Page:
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Edwin Gomez, 35, pleaded guilty to identity theft Feb. 1 and faces between 18 months and three years in prison when he is sentenced Feb. 15, the DA's office said. When he was arrested in November, Gomez was accused of stealing the personal information of more than 150 reservists during his three-day stint working for a maintenance contractor at Fort Totten in Bayside.Prosecutors said the investigation began in November when a Staten Island soldier who had recently returned from Kuwait reported unauthorized credit card charges. Neiman Marcus department store also alerted authorities that a credit card account Gomez opened under another name was suspicious, according to investigators.U.S. Postal Inspectors, the law enforcement arm of the postal service, sent an undercover inspector to deliver the Neiman Marcus package ordered online under another soldier's name to Gomez's address at 177-09 110th Ave. in Jamaica, a spokesman for the postal inspectors said. Gomez was arrested after he signed the soldier's name."This is just another example of a simple, basic, old-fashioned type of identity theft, which is physical theft of documents," said Al Weissmann, public information officer for the Postal Inspection Service. Postal inspectors had jurisdiction because Gomez ordered goods through the mail using a fraudulent credit card.Weissmann said while many people think identity theft mostly happens online, securing physical documents such as the soldiers' records at Fort Totten remains important.After Gomez's arrest in November, authorities contacted the other soldiers whose personal information had been stolen, according to Queens DA Richard Brown, but "the monetary damage was minimal as the defendant was just getting started using the stolen reservists' identities.""The victim in this case had served his country and returned home to find that someone had stolen his identity and allegedly the identity of more than a hundred of his fellow soldiers," Brown said in a statement.The joint investigation involved postal inspectors, police from the 103rd Precinct and members of the DA's economic crimes bureau.Reach reporter John Tozzi by e-mail at firstname.lastname@example.org or by phone at 718-229-0300 Ext. 188.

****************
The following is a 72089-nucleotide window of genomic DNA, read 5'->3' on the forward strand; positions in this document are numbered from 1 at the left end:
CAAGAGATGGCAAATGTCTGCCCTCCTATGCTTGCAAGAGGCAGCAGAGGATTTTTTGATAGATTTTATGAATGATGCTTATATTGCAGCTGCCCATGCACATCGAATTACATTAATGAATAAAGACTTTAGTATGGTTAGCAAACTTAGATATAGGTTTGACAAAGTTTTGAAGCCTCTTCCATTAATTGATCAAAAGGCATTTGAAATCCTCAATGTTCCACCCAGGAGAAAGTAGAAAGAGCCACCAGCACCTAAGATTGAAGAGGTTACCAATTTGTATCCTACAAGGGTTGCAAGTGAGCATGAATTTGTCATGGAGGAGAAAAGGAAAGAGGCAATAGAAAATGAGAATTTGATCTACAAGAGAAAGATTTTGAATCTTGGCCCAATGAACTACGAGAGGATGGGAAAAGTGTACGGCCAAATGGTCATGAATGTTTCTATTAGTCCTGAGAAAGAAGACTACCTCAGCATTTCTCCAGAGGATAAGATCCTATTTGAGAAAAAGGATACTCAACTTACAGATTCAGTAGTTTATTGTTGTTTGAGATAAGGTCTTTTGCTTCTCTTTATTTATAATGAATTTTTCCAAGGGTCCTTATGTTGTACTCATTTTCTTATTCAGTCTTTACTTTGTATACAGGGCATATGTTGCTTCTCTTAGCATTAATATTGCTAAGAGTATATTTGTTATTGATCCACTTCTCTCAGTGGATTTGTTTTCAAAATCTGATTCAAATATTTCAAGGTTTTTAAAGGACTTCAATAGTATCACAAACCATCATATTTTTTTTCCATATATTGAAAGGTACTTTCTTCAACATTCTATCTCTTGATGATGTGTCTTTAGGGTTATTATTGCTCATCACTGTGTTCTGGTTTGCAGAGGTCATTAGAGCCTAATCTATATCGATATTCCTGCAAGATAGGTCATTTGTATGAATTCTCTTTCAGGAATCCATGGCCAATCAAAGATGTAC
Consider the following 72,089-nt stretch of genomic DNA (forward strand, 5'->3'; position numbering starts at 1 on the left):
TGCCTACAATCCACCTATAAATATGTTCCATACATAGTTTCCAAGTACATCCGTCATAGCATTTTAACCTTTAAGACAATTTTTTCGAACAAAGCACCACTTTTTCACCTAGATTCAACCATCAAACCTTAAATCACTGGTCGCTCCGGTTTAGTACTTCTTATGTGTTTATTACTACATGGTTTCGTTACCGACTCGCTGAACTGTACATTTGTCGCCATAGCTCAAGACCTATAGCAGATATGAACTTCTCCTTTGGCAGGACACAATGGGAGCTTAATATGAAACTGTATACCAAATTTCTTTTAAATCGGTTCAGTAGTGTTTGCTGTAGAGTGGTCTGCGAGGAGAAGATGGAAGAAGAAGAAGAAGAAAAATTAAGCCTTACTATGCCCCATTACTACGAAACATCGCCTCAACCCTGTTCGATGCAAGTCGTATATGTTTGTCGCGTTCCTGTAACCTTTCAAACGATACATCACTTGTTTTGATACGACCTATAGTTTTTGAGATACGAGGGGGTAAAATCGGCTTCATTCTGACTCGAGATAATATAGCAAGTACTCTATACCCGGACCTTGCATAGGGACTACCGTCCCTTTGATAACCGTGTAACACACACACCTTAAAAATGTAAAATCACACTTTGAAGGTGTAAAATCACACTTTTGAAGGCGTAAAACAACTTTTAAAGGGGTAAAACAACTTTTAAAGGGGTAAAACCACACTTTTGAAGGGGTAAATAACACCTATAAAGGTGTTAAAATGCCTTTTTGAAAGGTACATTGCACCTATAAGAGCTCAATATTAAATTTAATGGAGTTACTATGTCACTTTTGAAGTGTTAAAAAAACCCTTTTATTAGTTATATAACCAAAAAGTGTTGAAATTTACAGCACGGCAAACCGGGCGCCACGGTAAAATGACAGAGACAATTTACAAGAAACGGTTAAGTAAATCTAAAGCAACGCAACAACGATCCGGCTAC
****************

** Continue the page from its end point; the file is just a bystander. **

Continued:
©2006 Community Newspaper Group
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